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Lincoln Center Festival 2004: Ashton Celebration / Metropolitan Opera House, NYC / July 6-17, 2004

The first week of the Lincoln Center Festival’s Ashton Celebration brought the Joffrey Ballet of Chicago back to New York after a 10-year absence. The company, which used to be resident here, was very welcome. In the old days, even when you weren’t feeling much admiration for it, you often still felt affection for the engaging personalities of its dancers and the troupe’s overall feisty spirit. To be sure, purists in the audience back then would complain about the Joffrey’s imperfect classical technique and the many pop numbers in its repertory (a majority of them by the company’s present artistic director, Gerald Arpino), but they were the first to be grateful for the late Robert Joffrey’s reaching out to choreographers outside the classical domain, such as Twyla Tharp and Laura Dean; his resurrecting “lost” but worthy ballets of the Diaghilev era; and his giving a major American presence to the works of Frederick Ashton. My own happy acquaintance with several Ashton ballets comes solely from their Joffrey Ballet productions. Looking at Les Patineurs, A Wedding Bouquet, and Monotones I and II this past week, I could only wonder, What happened? Not one of the stagings was as good as it should be—and had been.

Les Patineurs, choreographed in 1937 to ebullient music from Meyerbeer, pretends to chart the ups and downs of a winter’s eve Victorian ice-skating party. It has the all the requisite guests: A small spirited ensemble to demonstrate the peculiar pleasure of gliding, especially in tandem, and to react to spills with equanimity. Virtuosi in the form of a young man who’s a veritable whirligig and two sturdy young women who engage in a can-you-top-this? orgy of single-legged turns on pointe. A pair of lovers whose romantic accord is celebrated by a dulcet pas deux. Their locale, the set originally designed for the ballet by William Chappell—all white latticework trellises and hanging paper lanterns—has the charm of a vintage Christmas card.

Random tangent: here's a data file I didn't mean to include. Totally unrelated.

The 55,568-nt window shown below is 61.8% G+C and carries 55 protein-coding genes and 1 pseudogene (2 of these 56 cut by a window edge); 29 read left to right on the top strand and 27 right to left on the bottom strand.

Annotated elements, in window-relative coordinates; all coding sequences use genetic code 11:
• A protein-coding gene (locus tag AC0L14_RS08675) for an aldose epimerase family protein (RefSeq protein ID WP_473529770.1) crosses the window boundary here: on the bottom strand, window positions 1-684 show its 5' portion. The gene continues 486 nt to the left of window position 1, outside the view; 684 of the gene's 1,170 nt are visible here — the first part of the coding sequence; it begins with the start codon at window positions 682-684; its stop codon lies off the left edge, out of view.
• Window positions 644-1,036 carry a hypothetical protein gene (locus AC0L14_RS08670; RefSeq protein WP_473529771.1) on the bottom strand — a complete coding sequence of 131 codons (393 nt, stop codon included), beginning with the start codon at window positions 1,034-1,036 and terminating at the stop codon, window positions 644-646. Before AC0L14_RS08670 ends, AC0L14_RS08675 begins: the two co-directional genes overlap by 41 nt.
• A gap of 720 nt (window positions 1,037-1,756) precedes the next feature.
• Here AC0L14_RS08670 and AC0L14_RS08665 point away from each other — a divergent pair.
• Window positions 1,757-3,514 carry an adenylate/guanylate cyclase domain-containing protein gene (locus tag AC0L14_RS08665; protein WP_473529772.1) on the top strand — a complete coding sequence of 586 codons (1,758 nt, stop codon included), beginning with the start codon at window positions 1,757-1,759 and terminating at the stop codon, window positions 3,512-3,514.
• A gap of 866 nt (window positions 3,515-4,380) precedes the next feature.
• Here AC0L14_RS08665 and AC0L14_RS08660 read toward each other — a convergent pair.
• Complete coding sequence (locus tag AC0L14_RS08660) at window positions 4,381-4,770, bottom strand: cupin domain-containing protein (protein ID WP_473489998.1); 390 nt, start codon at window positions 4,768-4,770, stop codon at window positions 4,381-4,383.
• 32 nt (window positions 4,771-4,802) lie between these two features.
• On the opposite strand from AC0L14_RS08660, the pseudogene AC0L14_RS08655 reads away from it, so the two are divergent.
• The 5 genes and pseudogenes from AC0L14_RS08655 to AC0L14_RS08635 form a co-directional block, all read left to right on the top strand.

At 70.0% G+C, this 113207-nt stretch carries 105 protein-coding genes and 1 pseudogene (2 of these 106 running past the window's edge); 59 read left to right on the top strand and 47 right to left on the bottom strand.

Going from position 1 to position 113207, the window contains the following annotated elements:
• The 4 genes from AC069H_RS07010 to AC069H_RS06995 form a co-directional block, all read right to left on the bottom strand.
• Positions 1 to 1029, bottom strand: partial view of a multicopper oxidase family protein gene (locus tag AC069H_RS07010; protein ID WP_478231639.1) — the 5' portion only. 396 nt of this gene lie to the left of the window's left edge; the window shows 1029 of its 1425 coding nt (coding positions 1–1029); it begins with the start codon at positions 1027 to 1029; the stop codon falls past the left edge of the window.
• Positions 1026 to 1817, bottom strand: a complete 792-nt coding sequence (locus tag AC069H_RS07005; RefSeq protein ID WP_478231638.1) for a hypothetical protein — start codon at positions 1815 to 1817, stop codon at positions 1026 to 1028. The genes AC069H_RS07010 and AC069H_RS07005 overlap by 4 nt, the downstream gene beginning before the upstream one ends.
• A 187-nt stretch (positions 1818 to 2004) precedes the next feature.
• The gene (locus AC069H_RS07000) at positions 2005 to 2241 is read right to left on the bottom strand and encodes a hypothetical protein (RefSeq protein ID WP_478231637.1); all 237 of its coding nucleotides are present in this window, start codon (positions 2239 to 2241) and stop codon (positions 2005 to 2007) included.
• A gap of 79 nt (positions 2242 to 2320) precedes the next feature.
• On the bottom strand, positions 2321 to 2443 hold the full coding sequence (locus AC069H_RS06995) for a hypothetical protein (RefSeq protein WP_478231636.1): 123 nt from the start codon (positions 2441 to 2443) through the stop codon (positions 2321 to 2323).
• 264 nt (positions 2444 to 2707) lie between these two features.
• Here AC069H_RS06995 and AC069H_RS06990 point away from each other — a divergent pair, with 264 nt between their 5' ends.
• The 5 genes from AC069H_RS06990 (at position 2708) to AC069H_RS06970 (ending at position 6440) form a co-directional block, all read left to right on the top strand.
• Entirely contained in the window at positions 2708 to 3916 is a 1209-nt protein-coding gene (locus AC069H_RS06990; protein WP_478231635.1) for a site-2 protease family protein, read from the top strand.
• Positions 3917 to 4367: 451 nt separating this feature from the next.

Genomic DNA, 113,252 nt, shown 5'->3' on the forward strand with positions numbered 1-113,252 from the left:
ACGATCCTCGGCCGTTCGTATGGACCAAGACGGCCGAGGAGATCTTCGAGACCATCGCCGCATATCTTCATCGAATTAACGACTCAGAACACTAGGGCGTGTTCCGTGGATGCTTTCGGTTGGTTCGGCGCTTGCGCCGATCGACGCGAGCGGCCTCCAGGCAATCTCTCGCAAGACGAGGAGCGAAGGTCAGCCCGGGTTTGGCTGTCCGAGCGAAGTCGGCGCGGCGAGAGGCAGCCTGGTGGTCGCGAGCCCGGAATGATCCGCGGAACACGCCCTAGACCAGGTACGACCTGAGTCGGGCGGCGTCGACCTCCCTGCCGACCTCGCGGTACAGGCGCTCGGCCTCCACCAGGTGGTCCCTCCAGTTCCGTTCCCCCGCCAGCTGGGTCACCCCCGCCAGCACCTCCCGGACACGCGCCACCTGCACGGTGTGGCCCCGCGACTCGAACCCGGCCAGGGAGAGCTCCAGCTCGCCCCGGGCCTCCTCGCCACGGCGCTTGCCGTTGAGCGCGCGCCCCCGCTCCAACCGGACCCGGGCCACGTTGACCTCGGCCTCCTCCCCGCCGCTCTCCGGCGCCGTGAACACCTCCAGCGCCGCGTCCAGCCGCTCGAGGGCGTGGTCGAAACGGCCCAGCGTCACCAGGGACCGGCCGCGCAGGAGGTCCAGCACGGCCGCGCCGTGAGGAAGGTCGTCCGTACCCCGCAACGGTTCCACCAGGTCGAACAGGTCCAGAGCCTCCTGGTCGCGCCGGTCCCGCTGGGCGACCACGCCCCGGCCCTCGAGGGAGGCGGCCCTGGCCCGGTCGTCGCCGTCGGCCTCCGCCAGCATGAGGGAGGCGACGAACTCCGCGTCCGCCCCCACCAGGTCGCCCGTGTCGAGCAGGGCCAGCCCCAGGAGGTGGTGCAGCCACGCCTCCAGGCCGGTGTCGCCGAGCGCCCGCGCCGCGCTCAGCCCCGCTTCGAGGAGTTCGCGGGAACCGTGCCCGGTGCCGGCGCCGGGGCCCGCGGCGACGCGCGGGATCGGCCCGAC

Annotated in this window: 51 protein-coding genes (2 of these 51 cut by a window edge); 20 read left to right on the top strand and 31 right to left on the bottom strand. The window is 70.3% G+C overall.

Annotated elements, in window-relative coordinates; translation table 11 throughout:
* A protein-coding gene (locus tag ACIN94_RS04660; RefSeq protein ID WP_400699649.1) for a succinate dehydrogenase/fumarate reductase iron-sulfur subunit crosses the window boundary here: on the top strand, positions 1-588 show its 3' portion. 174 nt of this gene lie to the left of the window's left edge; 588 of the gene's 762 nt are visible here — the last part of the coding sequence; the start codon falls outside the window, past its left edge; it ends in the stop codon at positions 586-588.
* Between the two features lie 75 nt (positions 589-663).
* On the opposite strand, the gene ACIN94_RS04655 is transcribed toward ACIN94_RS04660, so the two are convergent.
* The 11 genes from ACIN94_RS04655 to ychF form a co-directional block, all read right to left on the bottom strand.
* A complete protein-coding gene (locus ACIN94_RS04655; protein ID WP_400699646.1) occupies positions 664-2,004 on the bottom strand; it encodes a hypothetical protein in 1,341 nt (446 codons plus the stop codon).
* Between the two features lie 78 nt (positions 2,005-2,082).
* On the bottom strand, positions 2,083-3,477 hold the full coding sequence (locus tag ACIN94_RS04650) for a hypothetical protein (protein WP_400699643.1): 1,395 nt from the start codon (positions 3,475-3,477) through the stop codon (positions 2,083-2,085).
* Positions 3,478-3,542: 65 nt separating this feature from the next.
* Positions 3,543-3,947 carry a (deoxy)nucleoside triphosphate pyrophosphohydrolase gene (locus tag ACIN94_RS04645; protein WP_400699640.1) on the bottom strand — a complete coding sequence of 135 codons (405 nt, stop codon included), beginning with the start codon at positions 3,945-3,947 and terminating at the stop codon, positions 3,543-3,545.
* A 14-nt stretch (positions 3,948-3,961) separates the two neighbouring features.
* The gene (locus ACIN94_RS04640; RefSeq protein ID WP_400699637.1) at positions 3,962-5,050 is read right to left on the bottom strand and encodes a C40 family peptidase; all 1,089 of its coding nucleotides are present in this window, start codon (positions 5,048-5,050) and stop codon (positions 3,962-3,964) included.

While the choreography is quietly ingenious enough to fascinate aficionados, Les Patineurs is perhaps the most easily accessible of Ashton’s top-drawer works. Children adore it; people happy to know nothing about ballet succumb to it. But, though it requires of its performers nothing like the subtlety of emotion that must be understood and projected in, say, Enigma Variations, it does demand a secure technique—fluent and graceful in the upper body, covertly powerful in the pelvis and legs, crisp and delicate in the feet. This the present dancers of the Joffrey can’t quite muster. Or let’s say that some of them manage it some of the time, but that this proves insufficient to the occasion. Their vivacity is unquestioned, but it can’t conceal uncertain placement, flaccid footwork, tentative balances, or underpowered action in the thighs, which should be the base of a classical dancer’s turned-out posture.

The present look of the Joffrey’s Patineurs also suggests that there’s no one available to preserve the nuances of shape, rhythm, and tone that are significant in all dancing but absolutely an elemental concern in dancing Ashton. This flaw gravely undermines the company’s production of the 1937 A Wedding Bouquet, a far more sophisticated piece.

David Vaughan, in his Frederick Ashton and His Ballets, tells us what we need to know up front about A Wedding Bouquet: “It is not a narrative ballet, but rather a series of incidents at a provincial wedding in France around the turn of the century, one of those ghastly occasions where everything goes wrong.” The fragments of slyly near-nonsensical text spoken from the stage by a debonair narrator in evening clothes are taken from Gertrude Stein’s play They Must. Be Wedded. To Their Wife. The score, as well as the costumes and set, are from the hand of Lord Berners, who made a career of poetic eccentricity. And Ashton, with his magical fusion of fantasy and craft, gives a bizarre logic to the characters (Julia, for example, who “is known as forlorn”) and their often unfortunate interconnections (“they incline to oblige only one when they stare”; “they all speak as if they expected him not to be charming”), which only the literal-minded would question. But the whole business—sophisticated and amusing—has the fragility of a bubble; if not treated deftly and lightly, it breaks. I recall being enchanted, years back, by the Joffrey’s production. Now, with neither the dancing nor the characters fine-tuned, the piece is apt to appear incomprehensible or pointless to neophyte viewers and sadly coarsened to veteran fans.